Joan Connor on small presses
September 26, 2013 2 Comments
I have been thinking recently how grateful I am for small presses and university presses for keeping the short story alive. Most commercial presses will not touch story collections unless by an already established author, usually an established novelist. Similarly agents generally refuse to represent story collections. The rationale seems to be that there is no market for them; they are not commercially viable. I find this perplexing. My students love stories and read them voraciously, as do my colleagues and writer friends. I am currently teaching a course in the novella, and the novella also is tough to place in the market. Nonetheless, my students are loving the form, and we are writing a collaborative novella in the class. They enjoy writing a novella as much as they enjoy reading the novella. All of this makes me think that there is a market for these shorter forms. Cynically, I suspect that it comes back to greed. The market dictates that there is no market because it fears there is no money to be made. Likely wrongly.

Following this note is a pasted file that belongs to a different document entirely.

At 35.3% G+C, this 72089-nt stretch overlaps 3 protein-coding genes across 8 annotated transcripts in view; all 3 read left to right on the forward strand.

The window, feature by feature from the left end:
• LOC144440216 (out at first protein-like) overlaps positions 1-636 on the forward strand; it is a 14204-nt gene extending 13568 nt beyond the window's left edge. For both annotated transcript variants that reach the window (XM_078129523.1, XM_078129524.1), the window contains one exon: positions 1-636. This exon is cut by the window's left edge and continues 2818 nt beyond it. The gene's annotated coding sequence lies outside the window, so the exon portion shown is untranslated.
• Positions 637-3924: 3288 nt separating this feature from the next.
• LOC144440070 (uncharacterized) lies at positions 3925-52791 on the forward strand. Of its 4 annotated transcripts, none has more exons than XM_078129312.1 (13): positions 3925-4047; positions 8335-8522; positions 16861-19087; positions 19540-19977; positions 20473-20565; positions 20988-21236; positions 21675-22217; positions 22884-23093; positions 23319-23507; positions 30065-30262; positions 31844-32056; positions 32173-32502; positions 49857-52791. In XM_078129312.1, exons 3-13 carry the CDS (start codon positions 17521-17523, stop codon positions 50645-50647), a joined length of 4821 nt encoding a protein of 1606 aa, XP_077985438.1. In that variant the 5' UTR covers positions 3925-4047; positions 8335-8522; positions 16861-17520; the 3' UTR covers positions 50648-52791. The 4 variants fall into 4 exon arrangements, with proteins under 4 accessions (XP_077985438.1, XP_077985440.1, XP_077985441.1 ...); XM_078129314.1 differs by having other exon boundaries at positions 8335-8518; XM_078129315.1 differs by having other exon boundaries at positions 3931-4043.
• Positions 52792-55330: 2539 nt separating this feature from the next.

So thank you small presses and university presses for preserving these forms.
Joan Connor is the author of five collections: How to Stop Loving Someone (Leapfrog Press, 2011), History Lessons, The World Before Mirrors (nonfiction), We Who Live Apart, and Here on Old Route 7. She is a professor of creative writing at Ohio University.